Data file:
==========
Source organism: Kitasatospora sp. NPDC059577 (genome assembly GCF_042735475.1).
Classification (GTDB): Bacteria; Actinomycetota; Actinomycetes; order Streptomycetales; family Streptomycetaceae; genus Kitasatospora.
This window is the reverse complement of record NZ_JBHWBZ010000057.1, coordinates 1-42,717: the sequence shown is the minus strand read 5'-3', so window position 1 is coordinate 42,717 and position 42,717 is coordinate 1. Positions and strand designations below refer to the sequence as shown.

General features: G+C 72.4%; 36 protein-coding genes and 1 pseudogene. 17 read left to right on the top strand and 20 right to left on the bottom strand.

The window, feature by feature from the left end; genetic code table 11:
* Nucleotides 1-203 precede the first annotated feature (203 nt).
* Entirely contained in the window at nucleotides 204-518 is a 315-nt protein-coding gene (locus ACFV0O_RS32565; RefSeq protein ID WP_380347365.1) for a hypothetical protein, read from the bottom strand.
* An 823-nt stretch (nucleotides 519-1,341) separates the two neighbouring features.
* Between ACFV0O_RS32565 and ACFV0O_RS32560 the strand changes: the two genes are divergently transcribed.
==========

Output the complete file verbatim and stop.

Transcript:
Source organism: Kitasatospora sp. NPDC059577 (genome assembly GCF_042735475.1).
Classification (GTDB): Bacteria; Actinomycetota; Actinomycetes; order Streptomycetales; family Streptomycetaceae; genus Kitasatospora.
This window is the reverse complement of record NZ_JBHWBZ010000057.1, coordinates 1-42,717: the sequence shown is the minus strand read 5'-3', so window position 1 is coordinate 42,717 and position 42,717 is coordinate 1. Positions and strand designations below refer to the sequence as shown.

General features: G+C 72.4%; 36 protein-coding genes and 1 pseudogene. 17 read left to right on the top strand and 20 right to left on the bottom strand.

The window, feature by feature from the left end; genetic code table 11:
* Nucleotides 1-203 precede the first annotated feature (203 nt).
* Entirely contained in the window at nucleotides 204-518 is a 315-nt protein-coding gene (locus ACFV0O_RS32565; RefSeq protein ID WP_380347365.1) for a hypothetical protein, read from the bottom strand.
* An 823-nt stretch (nucleotides 519-1,341) separates the two neighbouring features.
* Between ACFV0O_RS32565 and ACFV0O_RS32560 the strand changes: the two genes are divergently transcribed.